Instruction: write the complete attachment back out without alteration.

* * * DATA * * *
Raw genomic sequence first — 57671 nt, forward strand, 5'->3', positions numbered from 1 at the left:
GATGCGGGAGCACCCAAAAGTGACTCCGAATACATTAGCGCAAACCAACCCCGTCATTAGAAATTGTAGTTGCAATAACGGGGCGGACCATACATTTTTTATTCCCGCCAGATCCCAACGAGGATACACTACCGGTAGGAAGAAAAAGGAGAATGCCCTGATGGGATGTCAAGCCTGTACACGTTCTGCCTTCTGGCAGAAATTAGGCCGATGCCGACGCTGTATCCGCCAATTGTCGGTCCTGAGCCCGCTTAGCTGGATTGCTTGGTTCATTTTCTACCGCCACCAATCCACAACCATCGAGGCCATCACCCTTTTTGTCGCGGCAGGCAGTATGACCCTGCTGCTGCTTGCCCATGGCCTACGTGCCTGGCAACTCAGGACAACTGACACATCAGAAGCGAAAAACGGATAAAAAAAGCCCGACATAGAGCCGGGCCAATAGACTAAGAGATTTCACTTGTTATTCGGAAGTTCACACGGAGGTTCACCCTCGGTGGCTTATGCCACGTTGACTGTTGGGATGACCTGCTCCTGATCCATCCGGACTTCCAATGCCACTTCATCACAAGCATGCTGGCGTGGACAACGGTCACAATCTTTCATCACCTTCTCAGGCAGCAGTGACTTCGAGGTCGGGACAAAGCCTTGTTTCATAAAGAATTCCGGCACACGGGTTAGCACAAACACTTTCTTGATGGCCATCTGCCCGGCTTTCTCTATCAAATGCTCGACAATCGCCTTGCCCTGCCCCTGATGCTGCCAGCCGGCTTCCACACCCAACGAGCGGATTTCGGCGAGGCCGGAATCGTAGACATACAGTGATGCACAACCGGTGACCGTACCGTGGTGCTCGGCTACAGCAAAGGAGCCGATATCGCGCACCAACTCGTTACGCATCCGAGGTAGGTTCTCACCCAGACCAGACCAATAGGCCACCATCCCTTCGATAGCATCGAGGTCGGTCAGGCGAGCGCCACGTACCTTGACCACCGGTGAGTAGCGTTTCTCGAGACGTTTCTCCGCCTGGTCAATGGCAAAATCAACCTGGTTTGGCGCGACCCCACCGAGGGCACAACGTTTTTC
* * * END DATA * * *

Raw genomic sequence first — 57671 nt, forward strand, 5'->3', positions numbered from 1 at the left:
GATGCGGGAGCACCCAAAAGTGACTCCGAATACATTAGCGCAAACCAACCCCGTCATTAGAAATTGTAGTTGCAATAACGGGGCGGACCATACATTTTTTATTCCCGCCAGATCCCAACGAGGATACACTACCGGTAGGAAGAAAAAGGAGAATGCCCTGATGGGATGTCAAGCCTGTACACGTTCTGCCTTCTGGCAGAAATTAGGCCGATGCCGACGCTGTATCCGCCAATTGTCGGTCCTGAGCCCGCTTAGCTGGATTGCTTGGTTCATTTTCTACCGCCACCAATCCACAACCATCGAGGCCATCACCCTTTTTGTCGCGGCAGGCAGTATGACCCTGCTGCTGCTTGCCCATGGCCTACGTGCCTGGCAACTCAGGACAACTGACACATCAGAAGCGAAAAACGGATAAAAAAAGCCCGACATAGAGCCGGGCCAATAGACTAAGAGATTTCACTTGTTATTCGGAAGTTCACACGGAGGTTCACCCTCGGTGGCTTATGCCACGTTGACTGTTGGGATGACCTGCTCCTGATCCATCCGGACTTCCAATGCCACTTCATCACAAGCATGCTGGCGTGGACAACGGTCACAATCTTTCATCACCTTCTCAGGCAGCAGTGACTTCGAGGTCGGGACAAAGCCTTGTTTCATAAAGAATTCCGGCACACGGGTTAGCACAAACACTTTCTTGATGGCCATCTGCCCGGCTTTCTCTATCAAATGCTCGACAATCGCCTTGCCCTGCCCCTGATGCTGCCAGCCGGCTTCCACACCCAACGAGCGGATTTCGGCGAGGCCGGAATCGTAGACATACAGTGATGCACAACCGGTGACCGTACCGTGGTGCTCGGCTACAGCAAAGGAGCCGATATCGCGCACCAACTCGTTACGCATCCGAGGTAGGTTCTCACCCAGACCAGACCAATAGGCCACCATCCCTTCGATAGCATCGAGGTCGGTCAGGCGAGCGCCACGTACCTTGACCACCGGTGAGTAGCGTTTCTCGAGACGTTTCTCCGCCTGGTCAATGGCAAAATCAACCTGGTTTGGCGCGACCCCACCGAGGGCACAACGTTTTTC